Warning! If you're tired of reading about my Dad, his music collection or the eight-track tape collection of his baby brother, my Uncle Sam, then these posts are not for you. Move along. While writing the previous post about albums from 1975 in Dad's collection, I started making a list on the side of other albums; some from his stash, others from Uncle Sam's and still others I managed to find on my own some years later. Featuring the first eleven albums on that secondary list today and then the other eleven on the next post. As always, comments are encouraged.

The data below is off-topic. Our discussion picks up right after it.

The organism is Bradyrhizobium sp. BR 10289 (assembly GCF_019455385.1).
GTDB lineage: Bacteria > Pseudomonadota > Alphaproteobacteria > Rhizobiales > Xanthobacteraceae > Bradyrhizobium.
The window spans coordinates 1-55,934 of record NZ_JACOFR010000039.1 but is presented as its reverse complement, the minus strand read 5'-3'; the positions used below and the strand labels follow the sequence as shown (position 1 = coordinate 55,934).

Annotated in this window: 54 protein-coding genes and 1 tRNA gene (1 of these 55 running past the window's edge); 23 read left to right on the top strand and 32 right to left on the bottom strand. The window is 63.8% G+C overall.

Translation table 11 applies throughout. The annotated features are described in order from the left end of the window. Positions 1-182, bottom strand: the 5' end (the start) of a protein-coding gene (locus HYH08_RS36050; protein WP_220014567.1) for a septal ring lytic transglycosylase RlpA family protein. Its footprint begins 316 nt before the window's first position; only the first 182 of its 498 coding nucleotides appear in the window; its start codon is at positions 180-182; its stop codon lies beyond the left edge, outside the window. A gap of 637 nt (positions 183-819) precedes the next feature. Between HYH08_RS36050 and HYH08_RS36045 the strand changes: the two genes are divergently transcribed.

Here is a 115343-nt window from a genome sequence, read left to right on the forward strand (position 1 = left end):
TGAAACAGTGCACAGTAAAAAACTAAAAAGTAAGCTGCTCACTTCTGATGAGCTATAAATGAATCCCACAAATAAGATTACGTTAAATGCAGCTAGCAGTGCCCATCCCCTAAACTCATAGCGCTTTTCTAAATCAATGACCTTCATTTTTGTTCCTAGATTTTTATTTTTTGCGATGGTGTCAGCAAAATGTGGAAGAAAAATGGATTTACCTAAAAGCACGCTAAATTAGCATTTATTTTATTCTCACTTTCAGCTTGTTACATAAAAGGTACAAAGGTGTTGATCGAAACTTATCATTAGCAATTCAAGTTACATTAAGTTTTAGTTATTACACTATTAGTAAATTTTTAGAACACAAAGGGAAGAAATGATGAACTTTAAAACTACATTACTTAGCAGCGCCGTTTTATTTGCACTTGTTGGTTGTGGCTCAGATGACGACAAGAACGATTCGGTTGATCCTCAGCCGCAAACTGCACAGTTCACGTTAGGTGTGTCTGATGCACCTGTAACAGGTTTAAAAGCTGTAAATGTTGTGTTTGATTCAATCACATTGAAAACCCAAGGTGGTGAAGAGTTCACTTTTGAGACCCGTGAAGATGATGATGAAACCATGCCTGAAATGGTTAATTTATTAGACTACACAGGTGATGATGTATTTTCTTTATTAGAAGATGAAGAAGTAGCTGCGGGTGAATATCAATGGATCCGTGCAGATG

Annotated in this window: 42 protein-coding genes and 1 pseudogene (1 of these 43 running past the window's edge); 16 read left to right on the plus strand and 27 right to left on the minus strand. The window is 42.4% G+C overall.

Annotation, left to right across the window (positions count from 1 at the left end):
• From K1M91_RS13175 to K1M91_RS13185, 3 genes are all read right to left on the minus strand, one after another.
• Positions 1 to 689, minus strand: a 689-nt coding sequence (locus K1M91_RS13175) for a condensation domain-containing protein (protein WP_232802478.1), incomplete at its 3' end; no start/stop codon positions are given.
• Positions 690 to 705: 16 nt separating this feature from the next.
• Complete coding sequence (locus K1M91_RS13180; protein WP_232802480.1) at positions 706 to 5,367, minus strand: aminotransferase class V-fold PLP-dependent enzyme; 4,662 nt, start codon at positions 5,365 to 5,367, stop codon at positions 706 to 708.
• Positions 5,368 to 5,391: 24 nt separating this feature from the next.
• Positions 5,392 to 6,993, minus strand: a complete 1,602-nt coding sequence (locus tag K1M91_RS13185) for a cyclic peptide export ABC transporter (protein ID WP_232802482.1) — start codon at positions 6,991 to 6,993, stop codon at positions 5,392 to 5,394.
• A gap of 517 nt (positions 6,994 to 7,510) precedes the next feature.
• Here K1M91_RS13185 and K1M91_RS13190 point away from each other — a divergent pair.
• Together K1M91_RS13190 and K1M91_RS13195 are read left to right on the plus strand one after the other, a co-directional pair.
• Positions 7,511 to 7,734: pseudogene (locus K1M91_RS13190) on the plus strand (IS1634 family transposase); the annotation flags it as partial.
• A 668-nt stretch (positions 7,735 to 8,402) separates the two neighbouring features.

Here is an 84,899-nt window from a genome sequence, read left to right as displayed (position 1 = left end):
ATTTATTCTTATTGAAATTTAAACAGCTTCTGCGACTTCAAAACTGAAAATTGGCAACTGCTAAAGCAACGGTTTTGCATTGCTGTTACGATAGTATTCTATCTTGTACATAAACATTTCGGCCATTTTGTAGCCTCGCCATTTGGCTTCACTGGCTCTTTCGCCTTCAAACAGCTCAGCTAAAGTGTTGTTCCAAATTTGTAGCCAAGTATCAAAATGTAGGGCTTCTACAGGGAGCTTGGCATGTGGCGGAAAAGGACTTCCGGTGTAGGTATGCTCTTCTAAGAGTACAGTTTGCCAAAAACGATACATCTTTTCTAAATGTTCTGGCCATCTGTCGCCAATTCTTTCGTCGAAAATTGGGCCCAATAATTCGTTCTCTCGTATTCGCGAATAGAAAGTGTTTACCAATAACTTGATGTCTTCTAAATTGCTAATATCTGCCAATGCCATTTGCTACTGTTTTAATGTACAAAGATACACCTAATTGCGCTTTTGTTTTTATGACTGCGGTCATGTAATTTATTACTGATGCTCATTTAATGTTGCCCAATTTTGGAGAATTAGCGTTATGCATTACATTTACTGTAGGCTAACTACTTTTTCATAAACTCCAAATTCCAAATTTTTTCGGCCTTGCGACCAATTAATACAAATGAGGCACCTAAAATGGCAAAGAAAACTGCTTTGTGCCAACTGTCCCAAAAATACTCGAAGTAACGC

I did not get into AC/DC until 1980 when I first heard the whole Back In Black album over at Robbie Rottet's house. I don't recall WLS playing them but when we moved to Tucson, they were all over KLPX. Virtually all the album's tracks were getting airplay but they were also playing older AC/DC, stuff that was all new to me. Then in November 1981, For Those About To Rock was released, purchased and quickly dubbed to both sides of a TDK SA-90 that lived in my Walkmen for a couple of weeks until a friend let me borrow his copy of Back In Black. I dubbed that album on the A side of the tape and For Those About To Rock on the B side and that tape spent a solid couple months soundtracking my walks and bus rides to and from school. I later borrowed Highway To Hell from that same friend (Greg?) and taped it and became obsessed with Bon Scott's voice but it wasn't until after I got a job in 1983 that I furthered my AC/DC collection. I bought every album I could find and the band's High Voltage soon became my favorite album. Then I discovered the Australian version of the album which only has two tracks in common with the other version. Then I found the Australian version of T.N.T., paid way too much for it and fell in love with it. If I were to rank my favorite AC/DC right here right now, Highway To Hell would be at the top followed by T.N.T. Besides the balls-out rock of the title track and the bagpipes heard on "It's A Long Way To The Top (If You Wanna Rock 'N' Roll)", my favorite track is the lewd, lecherous and lascivious "Can I Sit Next To You Girl."